August 14th, 2013 by Peggy Farabaugh
Because most of our fine furniture is bought online, we’ve written a lot on our website about the natural characteristics of real wood furniture. We don’t want to have any surprises when we deliver your furniture. Wood is organic. Just as each tree in the forest is unique, so is each board in your furniture. As our friend, woodworker Greg Goodman says, “wood is like people. What makes it interesting is it’s flaws”.
Different styles of furniture require different types and grades of wood. For example if you were buying Shaker furniture or Craftsman furniture, you would rightly be expecting the highest quality wood with minimal character or “flaws”.
But if you were shopping for a live edge, claro walnut table, for example– like this gorgeous one made by Dan Mosheim of Dorset Custom Furniture you would be expecting plenty of organic characteristics. Have a look at Dan’s blog and you’ll see how an artful eye, combined with detailed knowledge of wood grain, shrink, swell and overall movement can transform a rustic “old” slab of wood into an elegant dining table fit for a king.
Turth is– the value of handcrafted real wood furniture is not just in the wood, but also in the craftsmanship. A less experienced craftsman could have taken this same slab of wood and created a table that looked “flawed” and also performed poorly. At Vermont Woods Studios we design all of our furniture to last a lifetime. It’s a thing woodworkers have. If the tree took a lifetime to grow (this walnut tree was probably at least 100 years old at harvest), then the furniture should last equally as long.
I think what sets Vermont’s furniture artisans apart from others around the world is their reputation for excellence in both style and craftsmanship. At Dan Mosheim’s workshop and other custom furniture makers throughout Vermont you’ll find experts who understand the characteristics and “flaws” of wood and design their furniture to leverage the best the wood has to offer– whether it’s a refined Shaker piece or an organic live edge table.
Want to see Vermont woodworking and meet furniture artisans in person? Put September 28-29 on your calendar– the 10th Annual Vermont Fine Furniture Festival is just around the corner! Details coming soon.
Interested in the mechanics of wood movement? Brian Boggs, a woodworker in North Carolina has a great blog post about grain orientation in furniture making. And for those seeking a less detailed approach, check out our website for the quick and dirty details on characteristics or our favorite North American furniture making-woods:
January 12th, 2012 by Peggy Farabaugh
Yesterday we were discussing the different types of furniture that people call "custom wood furniture". My last post was about Made To Order Wood Furniture and Customized Wood Furniture. Today I wanted to distinguish these from true custom wood furniture and ultra luxury custom artisan furniture. Here are my thoughts:
So I hope this helps to better define "custom wood furniture" and draw a distinction between: made to order wood furniture, customized wood furniture, true custom wood furniture and ultra luxury custom artisan furniture. Customers often ask why the price of one of our pieces may be drastically different from another, when the two pieces look similar at first glance. The answer lies in the amount of time and expertise involved as well as the quality of the wood and hardware. At Vermont Woods Studios we're always happy to discuss these details and refer customers directly to our furniture makers when we've reached the limit of our own expertise. Learn more about commissioning custom wood furniture here.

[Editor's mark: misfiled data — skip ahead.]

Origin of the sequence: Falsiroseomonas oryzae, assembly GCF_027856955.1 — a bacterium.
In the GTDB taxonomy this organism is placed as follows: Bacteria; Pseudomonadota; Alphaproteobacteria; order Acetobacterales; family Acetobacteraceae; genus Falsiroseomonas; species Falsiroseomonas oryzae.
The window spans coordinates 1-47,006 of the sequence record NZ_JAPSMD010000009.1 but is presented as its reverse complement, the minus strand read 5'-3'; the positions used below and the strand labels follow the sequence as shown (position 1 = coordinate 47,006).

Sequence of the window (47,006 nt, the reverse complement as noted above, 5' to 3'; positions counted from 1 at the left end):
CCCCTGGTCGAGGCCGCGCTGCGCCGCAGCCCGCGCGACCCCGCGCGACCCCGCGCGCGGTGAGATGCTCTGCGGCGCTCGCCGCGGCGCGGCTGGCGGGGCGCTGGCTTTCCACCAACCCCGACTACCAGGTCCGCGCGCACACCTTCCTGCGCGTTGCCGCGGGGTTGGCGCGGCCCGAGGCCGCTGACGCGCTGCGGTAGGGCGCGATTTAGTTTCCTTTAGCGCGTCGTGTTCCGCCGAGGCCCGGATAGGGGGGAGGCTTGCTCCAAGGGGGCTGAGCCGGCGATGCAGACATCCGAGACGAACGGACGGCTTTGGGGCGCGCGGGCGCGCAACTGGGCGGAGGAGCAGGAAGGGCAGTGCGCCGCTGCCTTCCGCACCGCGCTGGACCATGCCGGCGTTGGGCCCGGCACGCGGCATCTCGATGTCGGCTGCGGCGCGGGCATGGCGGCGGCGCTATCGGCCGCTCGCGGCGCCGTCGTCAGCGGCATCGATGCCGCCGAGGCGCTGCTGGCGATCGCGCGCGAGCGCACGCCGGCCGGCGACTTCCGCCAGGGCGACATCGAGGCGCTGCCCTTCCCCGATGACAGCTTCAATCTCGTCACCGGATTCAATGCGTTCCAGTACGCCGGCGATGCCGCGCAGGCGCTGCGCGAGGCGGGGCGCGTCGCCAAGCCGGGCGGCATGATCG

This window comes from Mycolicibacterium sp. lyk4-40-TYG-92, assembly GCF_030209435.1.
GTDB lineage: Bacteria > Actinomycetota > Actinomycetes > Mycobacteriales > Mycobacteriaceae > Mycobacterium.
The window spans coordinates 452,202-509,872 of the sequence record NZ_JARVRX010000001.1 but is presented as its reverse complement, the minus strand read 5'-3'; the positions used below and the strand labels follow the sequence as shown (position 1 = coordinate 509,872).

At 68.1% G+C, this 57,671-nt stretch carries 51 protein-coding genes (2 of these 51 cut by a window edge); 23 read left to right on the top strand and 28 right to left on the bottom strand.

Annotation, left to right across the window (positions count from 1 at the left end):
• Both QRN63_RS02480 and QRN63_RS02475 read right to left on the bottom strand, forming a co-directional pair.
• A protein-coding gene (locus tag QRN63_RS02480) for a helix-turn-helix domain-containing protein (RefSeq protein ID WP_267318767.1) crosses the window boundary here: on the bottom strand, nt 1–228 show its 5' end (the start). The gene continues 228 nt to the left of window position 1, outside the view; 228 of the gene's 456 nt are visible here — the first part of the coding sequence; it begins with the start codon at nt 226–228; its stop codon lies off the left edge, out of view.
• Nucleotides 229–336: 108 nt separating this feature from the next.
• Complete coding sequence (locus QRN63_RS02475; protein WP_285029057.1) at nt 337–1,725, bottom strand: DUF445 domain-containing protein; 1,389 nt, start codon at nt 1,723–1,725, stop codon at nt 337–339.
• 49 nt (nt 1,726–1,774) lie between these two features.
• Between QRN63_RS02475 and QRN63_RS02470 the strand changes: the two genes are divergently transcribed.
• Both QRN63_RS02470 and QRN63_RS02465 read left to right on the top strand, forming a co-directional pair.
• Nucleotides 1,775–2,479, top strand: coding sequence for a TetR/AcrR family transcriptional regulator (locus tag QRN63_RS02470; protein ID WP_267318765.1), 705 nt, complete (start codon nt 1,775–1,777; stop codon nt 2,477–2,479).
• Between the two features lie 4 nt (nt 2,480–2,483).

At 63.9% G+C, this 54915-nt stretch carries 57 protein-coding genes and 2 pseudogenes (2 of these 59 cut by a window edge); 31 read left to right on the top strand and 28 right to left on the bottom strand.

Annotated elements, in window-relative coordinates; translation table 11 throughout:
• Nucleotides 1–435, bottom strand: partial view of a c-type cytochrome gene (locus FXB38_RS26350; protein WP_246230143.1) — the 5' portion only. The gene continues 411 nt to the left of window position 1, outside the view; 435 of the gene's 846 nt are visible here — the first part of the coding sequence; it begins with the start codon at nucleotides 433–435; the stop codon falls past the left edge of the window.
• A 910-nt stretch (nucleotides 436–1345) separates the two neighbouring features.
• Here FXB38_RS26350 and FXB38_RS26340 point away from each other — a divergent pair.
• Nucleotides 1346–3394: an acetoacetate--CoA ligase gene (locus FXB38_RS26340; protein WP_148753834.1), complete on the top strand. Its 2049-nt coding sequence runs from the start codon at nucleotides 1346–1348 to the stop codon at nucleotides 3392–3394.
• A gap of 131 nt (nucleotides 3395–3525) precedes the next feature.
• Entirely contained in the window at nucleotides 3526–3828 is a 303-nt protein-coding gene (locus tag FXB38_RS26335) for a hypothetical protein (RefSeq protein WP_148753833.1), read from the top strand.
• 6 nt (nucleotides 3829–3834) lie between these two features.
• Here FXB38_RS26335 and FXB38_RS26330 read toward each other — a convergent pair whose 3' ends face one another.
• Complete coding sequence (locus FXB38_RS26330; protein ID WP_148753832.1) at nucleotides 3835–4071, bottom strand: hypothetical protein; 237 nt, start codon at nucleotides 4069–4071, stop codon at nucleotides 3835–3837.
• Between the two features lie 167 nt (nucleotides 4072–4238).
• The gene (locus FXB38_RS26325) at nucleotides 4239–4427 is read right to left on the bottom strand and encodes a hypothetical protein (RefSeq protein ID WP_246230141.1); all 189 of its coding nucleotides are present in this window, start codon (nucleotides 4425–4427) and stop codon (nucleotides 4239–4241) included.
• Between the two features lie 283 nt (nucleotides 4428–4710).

May 20th, 2011 by Peggy Farabaugh
As the Vermont Crafts Council 19th Annual Open Studio Weekend approaches I thought you might want to get a sneak preview of some of Vermont's finest furniture makers who will be opening their studio doors for you next weekend.
Dan Mosheim started Dorset Custom Furniture over 30 years ago to pursue his passion in the design and building of exquisite custom furniture. He and his family and fellow woodworking artisans hand-built the studio they work in today in Dorset Vermont.
Dan's blog has become quite famous in the world of fine woodworking. I love reading it because he's always got a fascinating project going and he's very generous about sharing his insights, methods and photos.
Dan's projects are big and small, but always elegant.
I've looked everywhere for a photo of Dan that I could post here, but that seems to be the one thing he's kinda stingy about. He did post his CV online though and it's very endearing. I think you'll enjoy it.
May 5th, 2010 by Peggy Farabaugh
Congratulations to some of our favorite Vermont furniture makers who are going to be featured at the Southern Vermont Arts Center's Yester House Gallery show titled, Out of the Woods: Works by Northern New England Furniture Makers. The show is in Manchester, Vermont and runs from May 8- June 15, 2010.
To kick off the show, there will be a free opening party on Friday May 8, from 4-6pm with live music, hors d'oeuvres, cash bar and conversations with the exhibiting artists. Go and enjoy! The following Vermont artisans will be there:
Doug Clarner, East Burke, VT; Garrett Hack, Thetford Center, VT; David Heinz, Springfield, VT; Steve Holman, Dorset, VT; David Hurwitz, Randolph, VT (in collaboration with Kerry Furlani, Rutland, VT); William Laberge, Dorset, VT; Dan Mosheim, Dorset, VT
Congratulations to all of you!